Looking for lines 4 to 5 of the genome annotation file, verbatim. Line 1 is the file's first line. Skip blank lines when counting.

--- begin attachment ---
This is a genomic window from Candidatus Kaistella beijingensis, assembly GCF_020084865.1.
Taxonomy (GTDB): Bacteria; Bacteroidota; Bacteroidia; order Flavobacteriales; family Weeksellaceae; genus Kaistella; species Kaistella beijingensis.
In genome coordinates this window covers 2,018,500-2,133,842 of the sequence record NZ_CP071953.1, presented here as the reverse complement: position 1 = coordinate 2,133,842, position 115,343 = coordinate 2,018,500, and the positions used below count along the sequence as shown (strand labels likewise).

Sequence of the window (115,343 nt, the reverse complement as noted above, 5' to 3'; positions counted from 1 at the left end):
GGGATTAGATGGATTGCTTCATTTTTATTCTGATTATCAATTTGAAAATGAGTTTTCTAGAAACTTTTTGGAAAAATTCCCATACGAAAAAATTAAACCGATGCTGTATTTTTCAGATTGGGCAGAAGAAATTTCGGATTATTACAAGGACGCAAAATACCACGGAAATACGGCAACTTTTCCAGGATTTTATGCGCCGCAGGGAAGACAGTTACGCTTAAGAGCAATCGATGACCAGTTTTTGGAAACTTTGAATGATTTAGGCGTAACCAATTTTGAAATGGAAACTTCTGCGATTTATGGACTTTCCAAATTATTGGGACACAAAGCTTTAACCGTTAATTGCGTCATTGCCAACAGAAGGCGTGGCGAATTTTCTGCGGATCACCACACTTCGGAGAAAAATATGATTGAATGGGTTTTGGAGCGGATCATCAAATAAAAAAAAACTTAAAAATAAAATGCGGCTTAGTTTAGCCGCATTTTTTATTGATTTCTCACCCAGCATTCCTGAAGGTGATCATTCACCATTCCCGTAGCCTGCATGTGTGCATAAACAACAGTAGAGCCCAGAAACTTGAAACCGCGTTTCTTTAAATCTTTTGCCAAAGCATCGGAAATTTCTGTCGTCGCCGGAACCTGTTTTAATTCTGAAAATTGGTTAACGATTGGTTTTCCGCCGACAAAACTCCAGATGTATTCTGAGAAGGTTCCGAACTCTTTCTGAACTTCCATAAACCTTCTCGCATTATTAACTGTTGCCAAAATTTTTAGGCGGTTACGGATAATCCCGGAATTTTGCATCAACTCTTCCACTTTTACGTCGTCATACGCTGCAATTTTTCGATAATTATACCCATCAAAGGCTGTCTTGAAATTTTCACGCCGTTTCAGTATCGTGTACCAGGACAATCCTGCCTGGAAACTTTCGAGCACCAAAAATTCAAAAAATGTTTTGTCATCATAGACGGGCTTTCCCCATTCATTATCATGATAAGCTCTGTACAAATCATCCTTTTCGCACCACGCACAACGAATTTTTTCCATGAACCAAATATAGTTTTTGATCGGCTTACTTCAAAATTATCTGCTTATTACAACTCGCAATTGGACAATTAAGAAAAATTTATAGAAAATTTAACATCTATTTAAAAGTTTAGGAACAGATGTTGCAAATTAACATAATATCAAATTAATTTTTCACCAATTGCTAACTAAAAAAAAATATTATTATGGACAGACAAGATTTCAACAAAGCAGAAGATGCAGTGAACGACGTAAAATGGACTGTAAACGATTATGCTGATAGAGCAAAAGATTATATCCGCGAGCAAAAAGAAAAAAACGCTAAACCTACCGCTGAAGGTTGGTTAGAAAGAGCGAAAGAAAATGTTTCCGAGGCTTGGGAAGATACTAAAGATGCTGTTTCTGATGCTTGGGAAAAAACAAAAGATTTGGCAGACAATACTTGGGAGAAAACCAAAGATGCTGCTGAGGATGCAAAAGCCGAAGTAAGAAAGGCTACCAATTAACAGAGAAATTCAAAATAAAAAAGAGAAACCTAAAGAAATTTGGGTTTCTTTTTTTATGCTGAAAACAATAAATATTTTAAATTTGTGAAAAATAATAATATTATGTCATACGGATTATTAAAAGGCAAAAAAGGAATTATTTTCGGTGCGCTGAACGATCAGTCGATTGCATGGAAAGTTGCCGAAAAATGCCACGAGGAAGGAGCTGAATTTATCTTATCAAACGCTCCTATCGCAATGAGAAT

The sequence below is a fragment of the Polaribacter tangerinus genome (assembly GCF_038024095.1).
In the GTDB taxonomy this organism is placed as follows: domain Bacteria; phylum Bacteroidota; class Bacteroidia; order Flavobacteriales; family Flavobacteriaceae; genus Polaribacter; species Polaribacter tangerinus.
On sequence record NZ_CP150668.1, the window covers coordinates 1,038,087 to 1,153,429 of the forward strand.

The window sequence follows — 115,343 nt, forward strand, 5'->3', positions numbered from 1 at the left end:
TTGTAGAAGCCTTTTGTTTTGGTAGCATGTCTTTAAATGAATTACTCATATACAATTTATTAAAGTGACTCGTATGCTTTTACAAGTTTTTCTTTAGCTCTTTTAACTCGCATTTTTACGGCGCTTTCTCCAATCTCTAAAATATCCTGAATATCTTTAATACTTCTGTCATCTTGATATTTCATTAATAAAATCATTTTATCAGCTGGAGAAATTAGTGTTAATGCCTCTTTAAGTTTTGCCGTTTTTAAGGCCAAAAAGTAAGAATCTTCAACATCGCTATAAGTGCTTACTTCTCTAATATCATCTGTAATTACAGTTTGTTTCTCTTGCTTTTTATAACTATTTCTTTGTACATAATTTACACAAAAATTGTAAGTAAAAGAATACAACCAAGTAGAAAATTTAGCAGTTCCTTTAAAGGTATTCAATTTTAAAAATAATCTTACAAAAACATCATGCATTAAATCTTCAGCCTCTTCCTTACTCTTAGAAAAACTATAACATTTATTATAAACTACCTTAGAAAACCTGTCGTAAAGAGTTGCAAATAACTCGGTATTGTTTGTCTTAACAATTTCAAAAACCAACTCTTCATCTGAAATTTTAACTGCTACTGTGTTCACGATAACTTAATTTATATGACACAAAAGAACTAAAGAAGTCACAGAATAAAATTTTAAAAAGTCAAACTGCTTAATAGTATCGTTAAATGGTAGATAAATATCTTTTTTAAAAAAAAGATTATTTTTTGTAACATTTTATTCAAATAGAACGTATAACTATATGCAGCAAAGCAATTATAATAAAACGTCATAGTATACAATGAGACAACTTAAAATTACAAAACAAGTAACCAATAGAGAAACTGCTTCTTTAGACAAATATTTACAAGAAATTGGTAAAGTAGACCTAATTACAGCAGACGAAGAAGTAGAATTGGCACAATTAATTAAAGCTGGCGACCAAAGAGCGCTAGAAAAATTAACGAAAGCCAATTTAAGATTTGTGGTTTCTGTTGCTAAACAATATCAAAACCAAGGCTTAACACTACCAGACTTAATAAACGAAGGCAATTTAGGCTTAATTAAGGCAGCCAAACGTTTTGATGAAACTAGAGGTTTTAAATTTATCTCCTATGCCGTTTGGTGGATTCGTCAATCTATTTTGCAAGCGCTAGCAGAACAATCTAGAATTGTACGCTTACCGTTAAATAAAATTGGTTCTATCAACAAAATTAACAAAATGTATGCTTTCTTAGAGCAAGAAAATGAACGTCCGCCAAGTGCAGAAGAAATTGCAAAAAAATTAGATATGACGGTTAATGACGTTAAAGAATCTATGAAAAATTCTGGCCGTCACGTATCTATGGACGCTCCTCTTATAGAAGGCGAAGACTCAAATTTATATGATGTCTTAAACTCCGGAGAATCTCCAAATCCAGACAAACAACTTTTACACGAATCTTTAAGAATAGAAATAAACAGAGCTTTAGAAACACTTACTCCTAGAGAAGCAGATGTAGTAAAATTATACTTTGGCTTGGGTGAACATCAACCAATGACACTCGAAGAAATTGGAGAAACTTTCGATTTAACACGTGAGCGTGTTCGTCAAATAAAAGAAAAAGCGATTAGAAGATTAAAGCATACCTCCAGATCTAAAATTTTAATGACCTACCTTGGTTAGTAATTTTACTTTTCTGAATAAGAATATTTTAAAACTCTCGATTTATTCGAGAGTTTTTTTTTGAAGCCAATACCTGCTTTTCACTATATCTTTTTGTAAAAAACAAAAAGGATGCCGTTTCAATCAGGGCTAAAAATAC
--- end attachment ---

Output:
Sequence of the window (115,343 nt, the reverse complement as noted above, 5' to 3'; positions counted from 1 at the left end):
GGGATTAGATGGATTGCTTCATTTTTATTCTGATTATCAATTTGAAAATGAGTTTTCTAGAAACTTTTTGGAAAAATTCCCATACGAAAAAATTAAACCGATGCTGTATTTTTCAGATTGGGCAGAAGAAATTTCGGATTATTACAAGGACGCAAAATACCACGGAAATACGGCAACTTTTCCAGGATTTTATGCGCCGCAGGGAAGACAGTTACGCTTAAGAGCAATCGATGACCAGTTTTTGGAAACTTTGAATGATTTAGGCGTAACCAATTTTGAAATGGAAACTTCTGCGATTTATGGACTTTCCAAATTATTGGGACACAAAGCTTTAACCGTTAATTGCGTCATTGCCAACAGAAGGCGTGGCGAATTTTCTGCGGATCACCACACTTCGGAGAAAAATATGATTGAATGGGTTTTGGAGCGGATCATCAAATAAAAAAAAACTTAAAAATAAAATGCGGCTTAGTTTAGCCGCATTTTTTATTGATTTCTCACCCAGCATTCCTGAAGGTGATCATTCACCATTCCCGTAGCCTGCATGTGTGCATAAACAACAGTAGAGCCCAGAAACTTGAAACCGCGTTTCTTTAAATCTTTTGCCAAAGCATCGGAAATTTCTGTCGTCGCCGGAACCTGTTTTAATTCTGAAAATTGGTTAACGATTGGTTTTCCGCCGACAAAACTCCAGATGTATTCTGAGAAGGTTCCGAACTCTTTCTGAACTTCCATAAACCTTCTCGCATTATTAACTGTTGCCAAAATTTTTAGGCGGTTACGGATAATCCCGGAATTTTGCATCAACTCTTCCACTTTTACGTCGTCATACGCTGCAATTTTTCGATAATTATACCCATCAAAGGCTGTCTTGAAATTTTCACGCCGTTTCAGTATCGTGTACCAGGACAATCCTGCCTGGAAACTTTCGAGCACCAAAAATTCAAAAAATGTTTTGTCATCATAGACGGGCTTTCCCCATTCATTATCATGATAAGCTCTGTACAAATCATCCTTTTCGCACCACGCACAACGAATTTTTTCCATGAACCAAATATAGTTTTTGATCGGCTTACTTCAAAATTATCTGCTTATTACAACTCGCAATTGGACAATTAAGAAAAATTTATAGAAAATTTAACATCTATTTAAAAGTTTAGGAACAGATGTTGCAAATTAACATAATATCAAATTAATTTTTCACCAATTGCTAACTAAAAAAAAATATTATTATGGACAGACAAGATTTCAACAAAGCAGAAGATGCAGTGAACGACGTAAAATGGACTGTAAACGATTATGCTGATAGAGCAAAAGATTATATCCGCGAGCAAAAAGAAAAAAACGCTAAACCTACCGCTGAAGGTTGGTTAGAAAGAGCGAAAGAAAATGTTTCCGAGGCTTGGGAAGATACTAAAGATGCTGTTTCTGATGCTTGGGAAAAAACAAAAGATTTGGCAGACAATACTTGGGAGAAAACCAAAGATGCTGCTGAGGATGCAAAAGCCGAAGTAAGAAAGGCTACCAATTAACAGAGAAATTCAAAATAAAAAAGAGAAACCTAAAGAAATTTGGGTTTCTTTTTTTATGCTGAAAACAATAAATATTTTAAATTTGTGAAAAATAATAATATTATGTCATACGGATTATTAAAAGGCAAAAAAGGAATTATTTTCGGTGCGCTGAACGATCAGTCGATTGCATGGAAAGTTGCCGAAAAATGCCACGAGGAAGGAGCTGAATTTATCTTATCAAACGCTCCTATCGCAATGAGAAT